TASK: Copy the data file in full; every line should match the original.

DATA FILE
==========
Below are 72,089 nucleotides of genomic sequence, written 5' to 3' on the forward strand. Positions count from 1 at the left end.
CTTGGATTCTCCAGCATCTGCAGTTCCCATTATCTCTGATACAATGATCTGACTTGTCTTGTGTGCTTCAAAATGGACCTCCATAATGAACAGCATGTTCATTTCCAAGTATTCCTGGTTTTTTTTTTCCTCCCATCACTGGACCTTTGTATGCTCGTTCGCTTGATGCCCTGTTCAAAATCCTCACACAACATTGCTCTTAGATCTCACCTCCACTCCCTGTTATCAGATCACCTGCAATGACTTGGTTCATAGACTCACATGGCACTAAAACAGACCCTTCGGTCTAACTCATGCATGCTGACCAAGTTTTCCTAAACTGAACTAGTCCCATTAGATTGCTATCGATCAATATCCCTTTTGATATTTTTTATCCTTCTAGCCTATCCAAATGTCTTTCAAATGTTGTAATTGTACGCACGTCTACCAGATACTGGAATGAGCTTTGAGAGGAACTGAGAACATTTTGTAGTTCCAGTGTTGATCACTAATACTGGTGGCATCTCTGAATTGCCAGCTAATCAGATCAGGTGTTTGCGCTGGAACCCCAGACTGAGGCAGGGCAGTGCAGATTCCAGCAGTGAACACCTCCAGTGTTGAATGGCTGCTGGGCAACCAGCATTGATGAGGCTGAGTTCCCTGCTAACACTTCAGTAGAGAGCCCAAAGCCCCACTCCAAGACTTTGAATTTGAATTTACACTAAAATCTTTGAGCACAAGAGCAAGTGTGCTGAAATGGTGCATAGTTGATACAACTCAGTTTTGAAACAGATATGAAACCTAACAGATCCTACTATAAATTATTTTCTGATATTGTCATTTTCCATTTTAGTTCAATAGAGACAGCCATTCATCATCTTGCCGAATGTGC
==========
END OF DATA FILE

Below are 72,089 nucleotides of genomic sequence, written 5' to 3' on the forward strand. Positions count from 1 at the left end.
CTTGGATTCTCCAGCATCTGCAGTTCCCATTATCTCTGATACAATGATCTGACTTGTCTTGTGTGCTTCAAAATGGACCTCCATAATGAACAGCATGTTCATTTCCAAGTATTCCTGGTTTTTTTTTTCCTCCCATCACTGGACCTTTGTATGCTCGTTCGCTTGATGCCCTGTTCAAAATCCTCACACAACATTGCTCTTAGATCTCACCTCCACTCCCTGTTATCAGATCACCTGCAATGACTTGGTTCATAGACTCACATGGCACTAAAACAGACCCTTCGGTCTAACTCATGCATGCTGACCAAGTTTTCCTAAACTGAACTAGTCCCATTAGATTGCTATCGATCAATATCCCTTTTGATATTTTTTATCCTTCTAGCCTATCCAAATGTCTTTCAAATGTTGTAATTGTACGCACGTCTACCAGATACTGGAATGAGCTTTGAGAGGAACTGAGAACATTTTGTAGTTCCAGTGTTGATCACTAATACTGGTGGCATCTCTGAATTGCCAGCTAATCAGATCAGGTGTTTGCGCTGGAACCCCAGACTGAGGCAGGGCAGTGCAGATTCCAGCAGTGAACACCTCCAGTGTTGAATGGCTGCTGGGCAACCAGCATTGATGAGGCTGAGTTCCCTGCTAACACTTCAGTAGAGAGCCCAAAGCCCCACTCCAAGACTTTGAATTTGAATTTACACTAAAATCTTTGAGCACAAGAGCAAGTGTGCTGAAATGGTGCATAGTTGATACAACTCAGTTTTGAAACAGATATGAAACCTAACAGATCCTACTATAAATTATTTTCTGATATTGTCATTTTCCATTTTAGTTCAATAGAGACAGCCATTCATCATCTTGCCGAATGTGC